Hes a very mature guy, hes a winner and I think hes going to figure it out. Whether hes good enough, who knows? But thats the game he needs to bring to us. Because hes a big-bodied guy he can be a Seidenberg-type player where he physically moves guys and can make that good first pass.

Nobody is expecting Cross to immediately show signs of German engineering in his game like Seidenberg, but thats a pretty lofty goal to shoot for a Boston College kid looking to make an impact in the Bs organization.

Don Sweeney: Bruins 'lost a good player' in Colin Miller

Don Sweeney: Bruins 'lost a good player' in Colin Miller

CHICAGO – Don Sweeney said the Bruins knew and expected they were going to lose one of three players in the NHL expansion draft, and it’s pretty clear it was going to be Adam McQuaid, Kevan Miller or Colin Miller leaving the team. The B’s took Kevan Miller out of the equation by leaving him on the protection list after a strong season while also playing some of his best hockey in the playoffs.

That left McQuaid and Miller with each of the two D-men standing an equal chance of getting selected by the Vegas Golden Knights, and the 24-year-old puck-moving Miller going to Vegas for the time being. It remains to be seen if Miller sticks with the Golden Knights, or if there is an eventual plan to flip him elsewhere like perhaps an interested party in Toronto.

Sweeney said the Bruins didn’t want to lose a player with potential like Miller, but it’s also true that he would have been stuck behind younger, better D-men on the depth chart with Charlie McAvoy and Brandon Carlo as better right-handed options.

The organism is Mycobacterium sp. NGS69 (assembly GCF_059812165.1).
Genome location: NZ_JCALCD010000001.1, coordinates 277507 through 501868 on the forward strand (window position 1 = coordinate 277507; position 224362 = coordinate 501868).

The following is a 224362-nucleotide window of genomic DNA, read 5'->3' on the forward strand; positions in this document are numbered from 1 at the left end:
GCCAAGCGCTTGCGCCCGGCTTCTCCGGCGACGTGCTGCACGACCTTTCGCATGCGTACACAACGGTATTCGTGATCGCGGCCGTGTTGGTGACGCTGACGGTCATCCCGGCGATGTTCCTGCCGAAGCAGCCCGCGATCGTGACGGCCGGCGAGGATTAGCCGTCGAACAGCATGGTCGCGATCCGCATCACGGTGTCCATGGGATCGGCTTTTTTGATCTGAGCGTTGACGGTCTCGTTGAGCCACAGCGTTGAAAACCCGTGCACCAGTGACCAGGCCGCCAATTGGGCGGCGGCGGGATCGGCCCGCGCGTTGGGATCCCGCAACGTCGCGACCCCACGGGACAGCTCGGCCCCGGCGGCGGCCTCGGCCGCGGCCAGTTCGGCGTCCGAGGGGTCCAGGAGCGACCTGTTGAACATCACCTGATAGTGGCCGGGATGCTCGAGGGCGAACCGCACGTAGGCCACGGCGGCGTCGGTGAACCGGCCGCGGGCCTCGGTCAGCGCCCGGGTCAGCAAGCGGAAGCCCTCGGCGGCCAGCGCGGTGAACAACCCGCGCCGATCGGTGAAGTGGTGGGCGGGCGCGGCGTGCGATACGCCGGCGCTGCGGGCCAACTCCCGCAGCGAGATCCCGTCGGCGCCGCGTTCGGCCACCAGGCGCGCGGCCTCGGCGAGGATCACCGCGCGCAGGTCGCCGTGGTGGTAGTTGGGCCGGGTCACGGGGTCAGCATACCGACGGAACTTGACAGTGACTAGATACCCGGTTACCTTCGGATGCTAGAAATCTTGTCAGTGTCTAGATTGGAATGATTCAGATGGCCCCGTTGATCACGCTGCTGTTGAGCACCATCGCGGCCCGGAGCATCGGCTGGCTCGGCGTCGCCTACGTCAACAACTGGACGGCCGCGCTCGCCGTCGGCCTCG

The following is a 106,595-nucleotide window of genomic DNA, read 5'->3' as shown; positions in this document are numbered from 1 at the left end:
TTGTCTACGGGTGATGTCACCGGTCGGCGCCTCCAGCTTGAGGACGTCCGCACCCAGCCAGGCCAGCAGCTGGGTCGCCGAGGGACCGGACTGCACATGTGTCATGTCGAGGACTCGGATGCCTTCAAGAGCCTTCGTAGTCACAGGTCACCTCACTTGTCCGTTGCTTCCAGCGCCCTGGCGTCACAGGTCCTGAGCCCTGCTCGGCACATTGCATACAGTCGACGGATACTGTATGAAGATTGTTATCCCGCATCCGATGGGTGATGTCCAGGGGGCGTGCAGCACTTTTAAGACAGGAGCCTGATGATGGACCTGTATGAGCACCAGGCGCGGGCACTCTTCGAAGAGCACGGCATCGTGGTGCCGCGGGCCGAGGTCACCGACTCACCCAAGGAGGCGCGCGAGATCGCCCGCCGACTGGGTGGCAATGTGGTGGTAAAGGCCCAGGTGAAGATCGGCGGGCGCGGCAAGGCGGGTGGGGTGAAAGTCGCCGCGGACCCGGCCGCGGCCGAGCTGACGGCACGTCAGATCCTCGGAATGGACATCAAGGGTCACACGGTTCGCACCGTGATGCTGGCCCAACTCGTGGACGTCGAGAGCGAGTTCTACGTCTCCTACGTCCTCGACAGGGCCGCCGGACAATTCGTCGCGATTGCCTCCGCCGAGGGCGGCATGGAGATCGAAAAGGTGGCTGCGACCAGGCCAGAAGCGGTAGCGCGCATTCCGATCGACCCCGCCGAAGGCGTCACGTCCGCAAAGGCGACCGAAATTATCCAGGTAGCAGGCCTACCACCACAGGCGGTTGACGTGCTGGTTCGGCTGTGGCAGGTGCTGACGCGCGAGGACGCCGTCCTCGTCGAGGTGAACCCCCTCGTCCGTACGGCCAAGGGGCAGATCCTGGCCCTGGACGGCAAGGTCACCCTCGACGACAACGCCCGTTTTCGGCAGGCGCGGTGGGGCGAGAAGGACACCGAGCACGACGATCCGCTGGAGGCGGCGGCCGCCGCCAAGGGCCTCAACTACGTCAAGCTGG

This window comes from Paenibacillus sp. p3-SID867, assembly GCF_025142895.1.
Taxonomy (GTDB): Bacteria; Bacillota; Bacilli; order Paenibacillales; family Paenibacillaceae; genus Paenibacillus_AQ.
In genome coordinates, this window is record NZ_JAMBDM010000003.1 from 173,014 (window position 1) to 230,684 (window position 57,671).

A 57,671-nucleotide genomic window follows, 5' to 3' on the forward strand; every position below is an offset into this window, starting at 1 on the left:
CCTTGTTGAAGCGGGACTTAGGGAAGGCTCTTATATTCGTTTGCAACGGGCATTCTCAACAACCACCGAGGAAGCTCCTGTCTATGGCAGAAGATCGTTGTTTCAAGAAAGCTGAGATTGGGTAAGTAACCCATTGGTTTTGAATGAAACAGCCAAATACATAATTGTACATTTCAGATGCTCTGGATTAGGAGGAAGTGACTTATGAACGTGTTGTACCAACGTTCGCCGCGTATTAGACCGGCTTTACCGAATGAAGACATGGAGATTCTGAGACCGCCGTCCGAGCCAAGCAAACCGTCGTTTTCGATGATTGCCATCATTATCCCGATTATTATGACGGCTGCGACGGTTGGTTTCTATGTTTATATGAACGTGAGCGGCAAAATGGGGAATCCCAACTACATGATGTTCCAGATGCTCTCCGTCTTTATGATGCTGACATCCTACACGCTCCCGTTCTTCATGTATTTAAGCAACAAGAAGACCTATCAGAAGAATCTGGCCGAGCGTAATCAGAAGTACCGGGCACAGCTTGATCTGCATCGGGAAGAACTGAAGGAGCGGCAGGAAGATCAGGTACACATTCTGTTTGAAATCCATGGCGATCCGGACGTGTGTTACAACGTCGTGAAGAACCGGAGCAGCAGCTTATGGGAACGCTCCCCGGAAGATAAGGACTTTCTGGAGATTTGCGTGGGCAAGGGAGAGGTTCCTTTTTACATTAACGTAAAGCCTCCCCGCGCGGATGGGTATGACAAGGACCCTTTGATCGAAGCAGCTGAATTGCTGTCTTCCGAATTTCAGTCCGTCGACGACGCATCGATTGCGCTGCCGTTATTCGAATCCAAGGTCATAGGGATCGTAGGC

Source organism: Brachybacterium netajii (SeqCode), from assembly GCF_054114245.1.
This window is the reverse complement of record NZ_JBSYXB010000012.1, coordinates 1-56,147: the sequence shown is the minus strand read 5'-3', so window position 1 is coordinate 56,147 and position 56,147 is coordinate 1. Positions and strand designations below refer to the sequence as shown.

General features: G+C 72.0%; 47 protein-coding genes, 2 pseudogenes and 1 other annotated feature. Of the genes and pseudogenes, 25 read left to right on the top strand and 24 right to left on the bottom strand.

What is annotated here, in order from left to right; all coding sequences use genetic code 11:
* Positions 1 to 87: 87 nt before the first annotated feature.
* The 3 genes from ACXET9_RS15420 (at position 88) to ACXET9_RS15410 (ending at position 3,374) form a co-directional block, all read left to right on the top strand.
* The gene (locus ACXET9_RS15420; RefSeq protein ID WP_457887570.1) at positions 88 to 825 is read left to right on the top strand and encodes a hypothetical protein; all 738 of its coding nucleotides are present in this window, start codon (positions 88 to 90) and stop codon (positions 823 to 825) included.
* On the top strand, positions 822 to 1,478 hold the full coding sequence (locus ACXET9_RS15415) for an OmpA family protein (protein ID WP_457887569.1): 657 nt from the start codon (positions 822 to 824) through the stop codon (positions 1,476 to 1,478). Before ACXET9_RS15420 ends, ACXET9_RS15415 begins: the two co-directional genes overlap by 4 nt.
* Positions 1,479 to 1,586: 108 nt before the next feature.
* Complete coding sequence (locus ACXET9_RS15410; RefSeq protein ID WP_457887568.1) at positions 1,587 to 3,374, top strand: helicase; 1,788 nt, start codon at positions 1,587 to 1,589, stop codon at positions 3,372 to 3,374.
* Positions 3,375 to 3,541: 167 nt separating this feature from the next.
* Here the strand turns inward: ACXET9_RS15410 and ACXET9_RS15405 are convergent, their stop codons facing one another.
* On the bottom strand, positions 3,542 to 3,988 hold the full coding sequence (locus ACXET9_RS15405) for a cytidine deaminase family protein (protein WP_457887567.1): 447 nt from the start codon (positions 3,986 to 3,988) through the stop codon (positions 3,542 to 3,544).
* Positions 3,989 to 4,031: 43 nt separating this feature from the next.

“It was an interesting process to go through. It was hard at times because you felt like other teams were able to find deals to keep their team together while you felt vulnerable in that regard,” said Sweeney at the B’s team hotel in Chicago during a Thursday availability with the media. “You knew you were going to lose a good player. You knew they had targeted three players on our team that we felt they would target, and unfortunately we’re losing a good, young player.

“We thought highly of Colin. He was part of a big trade for us and we wish him well moving forward. We thank for him doing his part with the organization. We lost a good player.”

Clearly, the Bruins lost a defenseman with skills and youth on his side, but it’s also a young guy that hasn’t put it all together yet while never posting more than 16 points in each of his two seasons with the Black and Gold. Perhaps he will put together the offensive package at his next landing spot after showing flashes in Boston over the last two years, but that unknown factor while no longer being considered a prospect is the reason he didn’t find himself on the protected D list along with Zdeno Chara and Torey Krug.  

Bruins' 2017-18 schedule has three Habs games in eight days

Bruins' 2017-18 schedule has three Habs games in eight days


The Bruins released their schedule for the 2017-18 season Thursday, with their campaign beginning at TD Garden on Oct. 5 against the Predators. 

Two things stand out in Boston’s schedule. Eleven of their final 15 games are on the road, and they don’t play the Canadiens until mid-January.  

Then, when the B’s and Habs do finally meet, they play three times in an eight-day span. The rivals face each other Jan. 13 in Montreal, Jan. 17 in Boston and Jan. 20 in Montreal. The Bruins’ final regular-season meeting with the Habs is March 3. 

To see the full schedule, click here.